A Guide for Latinas on How to Love James Bond

For my Film Theory final, I decided to write about how James Bond being a white, British man is an intrinsic quality to the character and my own spectatorship as a Latina who loves waching these films. I’m also saddened by the death of Sir Roger Moore. Though I did not care for his interpretation of Bond, I can appreciate his place in Bond history. R.I.P. 

After I decided to write this essay on my personal experience of being a Latina who loves watching James Bond films, I knew the best place to start would be to re-watch the very first Bond film: Nr. No (Terrence Young, 1962). Now, I had not seen this movie in a long time and when the film started up, I found myself feeling regretful. The opening follows black men as they go around murdering white people; scenes that made me cringe with their blatant racism. Right away I thought to myself that maybe I had chosen the wrong topic and I didn’t actually like James Bond films as much as I thought I did.

But then the film moves to a gambling club filled with finely dressed individuals. At a card table a beautiful and red-draped woman is frustratingly losing at cards. The camera does not show the man’s face just his toned, masculine hands. After the woman tries and fails for a few rounds, the robust hands open up a cigarette case and a voice like a rich, oaky glass of scotch drawls, “I admire your courage, Miss…” She says her name and “I admire your luck, Mr.…” Finally the camera reveals his face as he lights a cigarette. He says the famous “Bond, James Bond” line as the classic Bond music begins to play and I audibly let out a squeal of excitement.

No, I had not made a mistake in my choice if I get to be allowed to watch this sophisticated, mysterious, and just plain cool man go on his adventures. But how can I be willing to wade through such racist content for this character? How do these films actively try to isolate minorities like me from watching these films and instead expect the spectatorship to be white, straight men? And yet what about him makes this character so attractive and desirable? I think for one thing the fact that most movies star white men is an issue that needs to be addressed. For, “The dynamism of white instability, especially in its claims to universality, is also what entices those outside to seek to cross its borders and those inside to aspire ever upwards within it, Thus it is that the paradoxes and instabilities of whiteness also constitute its flexibility and productivity, in short, its representational power” (40, Dyer). Since, the bulk of my prospective film options are going to be with white male leads I have to do what I can sometimes to find something in the film that I believe is relevant to myself.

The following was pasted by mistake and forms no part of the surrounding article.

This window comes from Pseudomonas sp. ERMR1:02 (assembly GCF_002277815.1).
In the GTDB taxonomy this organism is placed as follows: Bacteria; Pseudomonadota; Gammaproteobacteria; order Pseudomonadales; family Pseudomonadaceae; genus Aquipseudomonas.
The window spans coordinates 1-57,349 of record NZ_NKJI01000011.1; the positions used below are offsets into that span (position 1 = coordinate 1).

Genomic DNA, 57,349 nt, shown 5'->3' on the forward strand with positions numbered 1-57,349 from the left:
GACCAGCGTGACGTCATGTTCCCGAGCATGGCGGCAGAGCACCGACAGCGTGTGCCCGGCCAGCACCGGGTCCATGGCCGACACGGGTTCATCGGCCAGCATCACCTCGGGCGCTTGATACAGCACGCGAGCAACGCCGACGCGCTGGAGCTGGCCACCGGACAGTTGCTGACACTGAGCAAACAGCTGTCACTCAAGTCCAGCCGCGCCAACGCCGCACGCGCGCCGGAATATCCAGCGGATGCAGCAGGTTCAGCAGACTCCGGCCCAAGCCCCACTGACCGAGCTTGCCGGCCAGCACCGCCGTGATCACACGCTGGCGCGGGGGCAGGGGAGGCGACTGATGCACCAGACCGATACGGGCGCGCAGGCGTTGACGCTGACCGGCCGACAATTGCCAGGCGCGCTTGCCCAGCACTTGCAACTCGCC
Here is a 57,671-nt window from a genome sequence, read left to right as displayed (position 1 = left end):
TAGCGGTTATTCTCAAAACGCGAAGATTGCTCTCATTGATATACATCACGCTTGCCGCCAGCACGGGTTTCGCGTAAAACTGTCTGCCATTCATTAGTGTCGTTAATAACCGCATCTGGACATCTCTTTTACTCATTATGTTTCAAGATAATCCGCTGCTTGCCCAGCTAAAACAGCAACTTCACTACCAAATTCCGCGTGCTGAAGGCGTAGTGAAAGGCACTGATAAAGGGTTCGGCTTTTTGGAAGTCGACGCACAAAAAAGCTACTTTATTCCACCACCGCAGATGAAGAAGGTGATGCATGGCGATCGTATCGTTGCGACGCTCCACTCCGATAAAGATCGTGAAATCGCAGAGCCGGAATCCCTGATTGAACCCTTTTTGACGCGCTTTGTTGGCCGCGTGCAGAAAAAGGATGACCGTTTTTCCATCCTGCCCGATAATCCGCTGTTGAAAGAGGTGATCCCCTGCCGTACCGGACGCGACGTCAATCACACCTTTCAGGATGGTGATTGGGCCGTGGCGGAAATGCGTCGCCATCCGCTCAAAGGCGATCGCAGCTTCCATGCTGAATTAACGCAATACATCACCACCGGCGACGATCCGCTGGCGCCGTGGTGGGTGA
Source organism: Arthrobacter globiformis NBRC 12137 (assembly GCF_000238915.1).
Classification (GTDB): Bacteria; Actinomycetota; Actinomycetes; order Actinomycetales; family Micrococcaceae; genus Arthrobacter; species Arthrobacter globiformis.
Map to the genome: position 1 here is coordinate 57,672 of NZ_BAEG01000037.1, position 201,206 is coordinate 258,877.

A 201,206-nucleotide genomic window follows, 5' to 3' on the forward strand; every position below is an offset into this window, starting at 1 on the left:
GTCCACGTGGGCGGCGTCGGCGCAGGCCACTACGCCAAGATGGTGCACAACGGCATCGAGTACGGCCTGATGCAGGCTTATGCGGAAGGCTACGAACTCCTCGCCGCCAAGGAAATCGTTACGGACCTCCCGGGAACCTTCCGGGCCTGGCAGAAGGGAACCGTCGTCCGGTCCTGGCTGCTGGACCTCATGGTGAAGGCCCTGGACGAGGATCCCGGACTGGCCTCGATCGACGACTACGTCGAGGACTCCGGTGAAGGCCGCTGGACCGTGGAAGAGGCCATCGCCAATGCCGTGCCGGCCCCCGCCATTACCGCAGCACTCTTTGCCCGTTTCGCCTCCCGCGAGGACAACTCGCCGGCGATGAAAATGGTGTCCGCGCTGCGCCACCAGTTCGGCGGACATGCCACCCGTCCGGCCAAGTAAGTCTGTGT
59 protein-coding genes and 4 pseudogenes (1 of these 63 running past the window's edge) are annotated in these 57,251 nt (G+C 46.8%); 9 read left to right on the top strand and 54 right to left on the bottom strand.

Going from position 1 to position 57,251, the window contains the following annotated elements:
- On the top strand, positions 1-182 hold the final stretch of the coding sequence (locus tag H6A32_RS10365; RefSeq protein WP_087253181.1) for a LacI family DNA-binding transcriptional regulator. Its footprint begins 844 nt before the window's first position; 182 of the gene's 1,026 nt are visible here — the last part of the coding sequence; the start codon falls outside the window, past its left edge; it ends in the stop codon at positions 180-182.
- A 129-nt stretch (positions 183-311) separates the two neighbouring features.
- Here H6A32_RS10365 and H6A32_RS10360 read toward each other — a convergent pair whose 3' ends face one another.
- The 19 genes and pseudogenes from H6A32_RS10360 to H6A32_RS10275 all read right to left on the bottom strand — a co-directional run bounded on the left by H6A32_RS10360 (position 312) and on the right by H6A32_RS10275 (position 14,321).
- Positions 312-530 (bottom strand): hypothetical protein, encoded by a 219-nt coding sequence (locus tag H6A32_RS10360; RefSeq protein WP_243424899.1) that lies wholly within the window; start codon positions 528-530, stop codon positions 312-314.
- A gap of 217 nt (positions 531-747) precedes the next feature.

As a Latina, sometimes the options are to choose between identifying with an exaggerated caricature or with the white person. “For women of color, finding yourself in the porn archive very often involves encountering spectacular images of hyperbolic racialized abjection or projecting your own countenance onto the ecstatic white faces of femininity” (147, Rodríguez). Even though, Rodríguez is here referring to pornography, I do think this sentiment is something that Latinas feel across all the different varieties of visual media. The Latina characters often do not adequately reflect real, fully fleshed out people. One exception that I can think of concerning Latina spies is Carmen Cortez from the Spy Kids movies, who was a very important character to me during my childhood. However, I really do love the Bond films and think there is something truly unique about them.

There are so many different traits that classify a Bond film. The perfectly tailored suits, endless explosions, martinis, and car (or other vehicle) chases, just to name a few. Bond always outdoes himself with cooler and more ingenious exploits and action sequences. A common trope that appears in these spy films is persons spying on others and I think this can help to explain the visual pleasure that comes when I watch Bond. From being able to be a voyeur, I get to spy on Bond and achieve a second-hand adrenaline rush. No matter how exclusively masculine these kinds of action movies may be perceived as, seeing stuff get blown-up naturally releases endorphins for the spectator. And the one word that always makes me think of Bond at his best is satisfying. These films just leave me with such strong feelings of satisfaction. Mistakes may happen along the way but the extravagant action gets played out in such a perfectly gratifying manner.